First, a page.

Where Serving Others Is the Key to Success
“Those who believe in the importance of serving others should lead the way by fighting against the temptation we all have, and maybe, especially as we age, to close in upon ourselves.” As many look into pharmacy, a main point is regarded as how much they reach out to help others in need. With this career, the goal of the pharmacist is to assist the ones who can not assist themselves. Moreover, there are many other responsibilities that come with this career. A pharmacist serves patients by dispensing medication to the public, giving pharmacological information to health care providers, selling over the counter medications in community businesses, and much more. These responsibilities come with the desire to push and work through the many difficult tasks that are associated with this career. When examining the field of pharmacy, many details are needed to understand the job, such as the history, the educational background, and the on-the-job activities including the benefits and hazards this job contains. As time continues to pass, pharmacy is taking on a major role in the heath care society as well as many other roles they must continue to fill.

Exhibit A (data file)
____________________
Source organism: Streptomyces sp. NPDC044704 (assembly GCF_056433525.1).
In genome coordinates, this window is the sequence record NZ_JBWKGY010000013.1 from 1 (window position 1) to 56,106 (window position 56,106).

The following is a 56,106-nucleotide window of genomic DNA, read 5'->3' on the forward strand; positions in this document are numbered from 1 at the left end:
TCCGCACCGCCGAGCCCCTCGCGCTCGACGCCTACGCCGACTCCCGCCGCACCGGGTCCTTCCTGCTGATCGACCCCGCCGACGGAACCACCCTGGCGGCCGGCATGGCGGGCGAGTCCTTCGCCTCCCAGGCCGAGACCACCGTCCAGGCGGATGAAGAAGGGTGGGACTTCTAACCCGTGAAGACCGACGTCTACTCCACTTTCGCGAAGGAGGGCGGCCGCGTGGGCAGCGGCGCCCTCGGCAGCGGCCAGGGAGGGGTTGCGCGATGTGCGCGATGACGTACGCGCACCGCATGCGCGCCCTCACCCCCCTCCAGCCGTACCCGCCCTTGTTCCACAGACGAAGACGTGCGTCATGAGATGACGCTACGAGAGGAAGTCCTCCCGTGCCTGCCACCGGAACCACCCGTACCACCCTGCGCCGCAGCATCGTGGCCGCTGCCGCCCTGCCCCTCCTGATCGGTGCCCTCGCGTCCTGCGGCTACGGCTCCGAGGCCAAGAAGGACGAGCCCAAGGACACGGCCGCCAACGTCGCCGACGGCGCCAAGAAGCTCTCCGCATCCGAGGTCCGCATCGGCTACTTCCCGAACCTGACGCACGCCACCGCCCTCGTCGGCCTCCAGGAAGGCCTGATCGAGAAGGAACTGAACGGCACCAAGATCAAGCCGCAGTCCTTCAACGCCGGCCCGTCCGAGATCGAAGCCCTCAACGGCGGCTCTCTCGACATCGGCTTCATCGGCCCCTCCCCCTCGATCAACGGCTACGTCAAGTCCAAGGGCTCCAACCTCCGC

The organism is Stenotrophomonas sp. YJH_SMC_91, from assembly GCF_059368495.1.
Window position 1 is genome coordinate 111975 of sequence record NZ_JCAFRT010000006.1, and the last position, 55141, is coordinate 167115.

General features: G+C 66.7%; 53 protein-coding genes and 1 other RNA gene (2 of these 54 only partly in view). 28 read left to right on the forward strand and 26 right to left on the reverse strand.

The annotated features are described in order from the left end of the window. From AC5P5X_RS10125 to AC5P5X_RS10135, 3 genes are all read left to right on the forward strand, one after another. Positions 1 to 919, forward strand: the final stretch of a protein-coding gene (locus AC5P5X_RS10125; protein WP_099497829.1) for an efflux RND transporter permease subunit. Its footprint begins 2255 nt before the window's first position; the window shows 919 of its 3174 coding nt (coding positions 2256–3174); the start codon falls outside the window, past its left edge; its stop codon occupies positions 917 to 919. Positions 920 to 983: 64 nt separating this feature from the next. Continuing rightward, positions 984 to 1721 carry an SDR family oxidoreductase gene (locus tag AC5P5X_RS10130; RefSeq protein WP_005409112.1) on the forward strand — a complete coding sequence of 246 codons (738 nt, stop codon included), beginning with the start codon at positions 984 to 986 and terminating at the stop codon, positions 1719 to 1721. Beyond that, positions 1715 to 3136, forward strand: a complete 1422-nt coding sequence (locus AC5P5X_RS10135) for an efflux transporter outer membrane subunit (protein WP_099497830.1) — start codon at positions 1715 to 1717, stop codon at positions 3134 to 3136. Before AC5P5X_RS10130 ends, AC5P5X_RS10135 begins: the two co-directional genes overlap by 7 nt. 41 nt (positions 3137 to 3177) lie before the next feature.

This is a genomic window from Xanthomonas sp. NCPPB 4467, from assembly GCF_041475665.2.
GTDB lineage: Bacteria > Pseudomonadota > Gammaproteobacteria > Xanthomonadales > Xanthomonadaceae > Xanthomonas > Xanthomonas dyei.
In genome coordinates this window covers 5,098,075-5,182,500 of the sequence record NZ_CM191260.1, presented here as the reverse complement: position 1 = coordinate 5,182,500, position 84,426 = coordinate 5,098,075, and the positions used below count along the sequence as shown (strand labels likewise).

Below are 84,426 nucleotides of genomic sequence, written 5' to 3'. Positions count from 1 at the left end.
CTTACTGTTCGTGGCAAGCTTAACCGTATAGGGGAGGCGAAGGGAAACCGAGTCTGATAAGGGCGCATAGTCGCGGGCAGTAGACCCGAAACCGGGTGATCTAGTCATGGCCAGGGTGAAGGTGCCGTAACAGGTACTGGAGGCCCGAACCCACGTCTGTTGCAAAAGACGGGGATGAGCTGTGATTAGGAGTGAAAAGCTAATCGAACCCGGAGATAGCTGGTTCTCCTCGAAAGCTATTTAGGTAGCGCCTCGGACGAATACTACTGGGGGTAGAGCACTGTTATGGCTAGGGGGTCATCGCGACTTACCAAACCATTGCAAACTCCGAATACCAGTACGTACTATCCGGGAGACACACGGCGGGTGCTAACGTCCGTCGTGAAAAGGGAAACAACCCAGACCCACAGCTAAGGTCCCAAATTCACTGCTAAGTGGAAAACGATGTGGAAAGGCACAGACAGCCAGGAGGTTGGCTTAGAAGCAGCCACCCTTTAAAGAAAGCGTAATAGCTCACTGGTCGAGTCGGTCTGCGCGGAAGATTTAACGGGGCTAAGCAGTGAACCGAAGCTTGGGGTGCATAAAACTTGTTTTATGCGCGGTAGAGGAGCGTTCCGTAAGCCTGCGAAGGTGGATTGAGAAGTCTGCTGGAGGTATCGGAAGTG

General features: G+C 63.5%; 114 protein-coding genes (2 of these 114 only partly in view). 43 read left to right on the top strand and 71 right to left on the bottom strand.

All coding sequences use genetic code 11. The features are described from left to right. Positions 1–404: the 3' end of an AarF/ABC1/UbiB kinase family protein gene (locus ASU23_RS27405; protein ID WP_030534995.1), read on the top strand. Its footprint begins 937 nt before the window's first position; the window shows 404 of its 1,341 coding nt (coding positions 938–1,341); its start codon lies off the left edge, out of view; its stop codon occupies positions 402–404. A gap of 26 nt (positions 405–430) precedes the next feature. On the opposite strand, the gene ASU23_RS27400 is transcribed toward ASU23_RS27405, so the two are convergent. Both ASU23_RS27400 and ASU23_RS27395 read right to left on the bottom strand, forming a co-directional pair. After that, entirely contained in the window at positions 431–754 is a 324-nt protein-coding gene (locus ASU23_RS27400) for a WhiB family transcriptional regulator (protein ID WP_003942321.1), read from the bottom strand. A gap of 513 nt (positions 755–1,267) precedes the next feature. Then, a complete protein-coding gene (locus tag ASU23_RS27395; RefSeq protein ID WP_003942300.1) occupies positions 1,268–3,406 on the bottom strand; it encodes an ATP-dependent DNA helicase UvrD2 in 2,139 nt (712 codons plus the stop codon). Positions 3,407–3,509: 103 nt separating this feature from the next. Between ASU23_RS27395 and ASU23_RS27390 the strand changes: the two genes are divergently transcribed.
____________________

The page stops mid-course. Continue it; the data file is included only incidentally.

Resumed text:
Along with the tasks that pharmacists peruse today, the origin of the career goes back to the early seventeenth century. Since King James I established Western society’s first independent pharmacist guild in England during the 17th century, pharmacy has held a central role in health care (Zebroski 1). The word pharmacy itself goes back in time to the Greeks. Around the time of Aristotle, the workers who compounded drugs were known as pharmakons. As the word has changed a little, the original and present form of the word still has the same objective: to compound drugs or medications (Morkes 2:221). Early pharmacists prepared medication in the same concept as today; by dispensing remedies while offering front-line medical advice to their customers. As time passed, Edward Parish of American Pharmaceutical Association became interested in the field of pharmacy and later on successfully proposed that members of the national professional organization consider all of the pharmacy pharmaceutical practitioners “pharmacists.” Before 1951, pharmacists were able to dispense medications without the need of any prescriptions; however, the roles changed in 1951 when the Federal legislation changed the rule. They demanded with the passage of the Durham-Humphrey Amendment to the Federal Food, Drug and Cosmetic Act of 1938, that pharmacists must change their ways and now needed a physician’s prescription to give many medications. While there were many pharmacists that were focused only on the medications, the main priority later became to dispense not only the medication to the needy, but to dispense the product safely. Moreover, during the 1980s, pharmacy began to expand majorly. Many say this was caused by a professional movement called clinical pharmacy- a movement...